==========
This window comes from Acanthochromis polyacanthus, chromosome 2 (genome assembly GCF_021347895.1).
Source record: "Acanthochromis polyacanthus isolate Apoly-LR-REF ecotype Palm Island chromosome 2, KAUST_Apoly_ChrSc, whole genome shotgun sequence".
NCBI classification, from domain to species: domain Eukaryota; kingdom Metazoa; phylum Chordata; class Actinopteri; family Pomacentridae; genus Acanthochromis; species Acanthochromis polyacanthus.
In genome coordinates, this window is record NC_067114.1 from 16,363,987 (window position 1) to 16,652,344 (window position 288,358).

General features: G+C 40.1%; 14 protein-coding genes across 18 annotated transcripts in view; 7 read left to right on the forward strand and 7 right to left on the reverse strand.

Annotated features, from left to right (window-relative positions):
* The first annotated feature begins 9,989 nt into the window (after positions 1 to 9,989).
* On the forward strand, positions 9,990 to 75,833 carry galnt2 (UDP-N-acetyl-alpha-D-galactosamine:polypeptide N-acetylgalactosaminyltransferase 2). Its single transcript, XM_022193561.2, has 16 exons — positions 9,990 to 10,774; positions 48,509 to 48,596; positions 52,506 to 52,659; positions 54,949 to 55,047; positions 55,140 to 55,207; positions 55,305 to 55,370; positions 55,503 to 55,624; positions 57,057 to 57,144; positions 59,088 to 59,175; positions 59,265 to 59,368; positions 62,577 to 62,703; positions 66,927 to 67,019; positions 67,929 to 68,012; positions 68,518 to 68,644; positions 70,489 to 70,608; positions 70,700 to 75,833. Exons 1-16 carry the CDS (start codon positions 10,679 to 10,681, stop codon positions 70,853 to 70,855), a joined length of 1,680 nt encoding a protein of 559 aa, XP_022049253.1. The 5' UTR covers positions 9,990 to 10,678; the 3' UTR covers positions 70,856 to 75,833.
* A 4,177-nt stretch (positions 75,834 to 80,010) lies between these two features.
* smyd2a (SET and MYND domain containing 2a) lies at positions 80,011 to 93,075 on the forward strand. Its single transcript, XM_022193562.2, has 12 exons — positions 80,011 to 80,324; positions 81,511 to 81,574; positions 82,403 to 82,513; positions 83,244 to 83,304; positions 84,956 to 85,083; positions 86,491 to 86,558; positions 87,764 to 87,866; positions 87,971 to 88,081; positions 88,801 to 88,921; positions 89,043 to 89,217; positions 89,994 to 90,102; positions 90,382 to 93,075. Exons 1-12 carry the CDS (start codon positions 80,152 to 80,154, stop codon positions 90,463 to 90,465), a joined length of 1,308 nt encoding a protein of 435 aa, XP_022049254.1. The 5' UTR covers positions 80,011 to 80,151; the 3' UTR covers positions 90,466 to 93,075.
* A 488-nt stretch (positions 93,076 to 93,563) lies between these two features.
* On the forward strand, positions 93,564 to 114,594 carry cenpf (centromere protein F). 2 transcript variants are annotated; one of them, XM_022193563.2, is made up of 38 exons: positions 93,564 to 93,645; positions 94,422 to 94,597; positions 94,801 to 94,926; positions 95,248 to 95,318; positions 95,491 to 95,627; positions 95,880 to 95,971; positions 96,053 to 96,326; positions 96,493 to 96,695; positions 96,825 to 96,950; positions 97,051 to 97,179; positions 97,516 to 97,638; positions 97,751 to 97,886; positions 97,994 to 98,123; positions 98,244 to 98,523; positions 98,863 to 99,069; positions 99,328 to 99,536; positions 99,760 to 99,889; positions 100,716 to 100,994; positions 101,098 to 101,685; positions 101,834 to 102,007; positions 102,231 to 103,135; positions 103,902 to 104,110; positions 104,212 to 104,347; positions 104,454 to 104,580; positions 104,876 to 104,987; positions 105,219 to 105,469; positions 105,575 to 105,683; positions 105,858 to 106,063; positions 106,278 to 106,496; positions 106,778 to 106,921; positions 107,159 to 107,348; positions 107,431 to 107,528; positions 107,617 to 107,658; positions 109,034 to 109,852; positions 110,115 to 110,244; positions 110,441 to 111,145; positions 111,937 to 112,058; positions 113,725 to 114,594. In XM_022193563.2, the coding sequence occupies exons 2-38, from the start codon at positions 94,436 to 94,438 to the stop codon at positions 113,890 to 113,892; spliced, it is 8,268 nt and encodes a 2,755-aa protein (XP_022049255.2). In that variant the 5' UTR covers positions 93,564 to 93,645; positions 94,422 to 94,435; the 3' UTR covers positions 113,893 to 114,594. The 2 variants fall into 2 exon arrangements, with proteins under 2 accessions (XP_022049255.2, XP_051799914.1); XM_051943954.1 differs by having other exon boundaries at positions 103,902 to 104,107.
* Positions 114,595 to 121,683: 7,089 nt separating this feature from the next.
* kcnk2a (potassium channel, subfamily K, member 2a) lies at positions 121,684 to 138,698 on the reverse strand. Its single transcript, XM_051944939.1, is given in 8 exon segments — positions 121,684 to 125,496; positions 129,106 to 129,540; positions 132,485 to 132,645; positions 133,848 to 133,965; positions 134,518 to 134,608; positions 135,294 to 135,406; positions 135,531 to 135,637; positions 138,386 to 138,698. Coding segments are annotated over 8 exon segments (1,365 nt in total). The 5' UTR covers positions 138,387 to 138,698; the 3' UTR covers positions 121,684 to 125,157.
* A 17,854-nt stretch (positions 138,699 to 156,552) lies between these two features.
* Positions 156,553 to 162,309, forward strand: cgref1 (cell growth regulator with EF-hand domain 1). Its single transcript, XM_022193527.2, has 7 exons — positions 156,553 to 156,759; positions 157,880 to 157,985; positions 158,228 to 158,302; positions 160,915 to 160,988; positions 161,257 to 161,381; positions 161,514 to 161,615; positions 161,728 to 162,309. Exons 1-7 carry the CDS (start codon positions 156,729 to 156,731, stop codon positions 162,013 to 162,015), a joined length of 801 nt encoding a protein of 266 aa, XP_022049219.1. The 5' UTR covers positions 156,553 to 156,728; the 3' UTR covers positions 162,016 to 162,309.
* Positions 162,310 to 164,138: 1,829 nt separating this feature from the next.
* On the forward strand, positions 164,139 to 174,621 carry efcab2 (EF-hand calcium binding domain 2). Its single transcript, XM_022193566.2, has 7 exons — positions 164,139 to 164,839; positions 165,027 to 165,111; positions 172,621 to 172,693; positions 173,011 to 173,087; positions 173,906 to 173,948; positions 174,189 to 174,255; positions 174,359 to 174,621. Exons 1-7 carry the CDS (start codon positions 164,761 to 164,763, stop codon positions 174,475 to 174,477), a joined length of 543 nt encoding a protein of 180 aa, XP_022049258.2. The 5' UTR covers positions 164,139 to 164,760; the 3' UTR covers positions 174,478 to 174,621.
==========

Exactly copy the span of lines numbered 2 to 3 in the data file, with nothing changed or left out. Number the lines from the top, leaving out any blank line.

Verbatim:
Source record: "Acanthochromis polyacanthus isolate Apoly-LR-REF ecotype Palm Island chromosome 2, KAUST_Apoly_ChrSc, whole genome shotgun sequence".
NCBI classification, from domain to species: domain Eukaryota; kingdom Metazoa; phylum Chordata; class Actinopteri; family Pomacentridae; genus Acanthochromis; species Acanthochromis polyacanthus.